Sexual orientation disclosure in health care: a systematic review
Hannah Brooks, Carrie D Llewellyn, Tom Nadarzynski, Fernando Castilho Pelloso, Felipe De Souza Guilherme,Alex Pollard and Christina J Jones
Br J Gen Pract 29 January 2018; bjgp18X694841. DOI: https://doi.org/10.3399/bjgp18X694841
Background Significant health disparities between sexual minority individuals (that is, lesbian, gay, bisexual, or transgender [LGBT]) and heterosexual individuals have been demonstrated.
Aim To understand the barriers and facilitators to sexual orientation (SO) disclosure experienced by LGBT adults in healthcare settings.
Design and setting Mixed methods systematic review, including qualitative, quantitative, and mixed methods papers following PRISMA guidelines.
Method Study quality was assessed using the Mixed Methods Appraisal Tool (MMAT) and a qualitative synthesis was performed. Studies were included if their participants were aged ≥18 years who either identified as LGBT, had a same-sex sexual relationship, or were attracted to a member of the same sex.
Results The review included 31 studies representing 2442 participants. Four overarching themes were identified as barriers or facilitators to SO disclosure: the moment of disclosure, the expected outcome of disclosure, the healthcare professional, and the environment or setting of disclosure. The most prominent themes were the perceived relevance of SO to care, the communication skills and language used by healthcare professionals, and the fear of poor treatment or reaction to disclosure.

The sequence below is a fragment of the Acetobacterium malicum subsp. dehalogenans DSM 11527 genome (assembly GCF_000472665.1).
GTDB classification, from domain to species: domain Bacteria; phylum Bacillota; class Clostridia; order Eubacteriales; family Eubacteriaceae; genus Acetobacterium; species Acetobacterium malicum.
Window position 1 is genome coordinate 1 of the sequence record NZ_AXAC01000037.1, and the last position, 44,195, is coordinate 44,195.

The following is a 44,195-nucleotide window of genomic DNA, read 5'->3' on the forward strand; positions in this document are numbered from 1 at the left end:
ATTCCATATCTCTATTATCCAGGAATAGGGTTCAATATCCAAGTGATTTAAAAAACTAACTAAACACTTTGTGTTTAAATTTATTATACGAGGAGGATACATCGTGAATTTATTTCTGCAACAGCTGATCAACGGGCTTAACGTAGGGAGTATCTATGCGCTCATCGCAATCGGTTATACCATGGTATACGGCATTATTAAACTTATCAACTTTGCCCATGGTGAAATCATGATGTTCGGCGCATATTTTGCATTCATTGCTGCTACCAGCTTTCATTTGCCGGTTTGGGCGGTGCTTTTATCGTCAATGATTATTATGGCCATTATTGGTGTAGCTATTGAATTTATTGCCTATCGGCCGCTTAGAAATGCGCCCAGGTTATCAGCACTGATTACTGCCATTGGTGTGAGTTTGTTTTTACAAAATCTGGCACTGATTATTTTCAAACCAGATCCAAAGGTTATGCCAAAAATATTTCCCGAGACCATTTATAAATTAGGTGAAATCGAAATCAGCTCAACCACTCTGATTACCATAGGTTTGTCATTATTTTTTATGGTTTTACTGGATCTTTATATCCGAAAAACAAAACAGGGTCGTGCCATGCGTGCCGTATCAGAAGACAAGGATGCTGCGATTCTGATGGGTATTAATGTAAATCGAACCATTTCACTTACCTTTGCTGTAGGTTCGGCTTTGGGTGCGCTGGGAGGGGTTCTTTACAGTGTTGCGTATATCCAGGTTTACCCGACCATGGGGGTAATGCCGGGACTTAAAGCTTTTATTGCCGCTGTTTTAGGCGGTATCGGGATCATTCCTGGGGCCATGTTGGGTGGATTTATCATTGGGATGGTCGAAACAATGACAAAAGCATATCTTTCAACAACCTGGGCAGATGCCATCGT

Conclusion The facilitators and barriers to SO disclosure by LGBT individuals are widespread but most were modifiable and could therefore be targeted to improve healthcare professionals’ awareness of their patients’ SO. Healthcare professionals should be aware of the broad range of factors that influence SO disclosure and the potential disadvantageous effects of non-disclosure on care. The environment in which patients are seen should be welcoming of different SOs as well as ensuring that healthcare professionals’ communication skills, both verbal and non-verbal, are accepting and inclusive.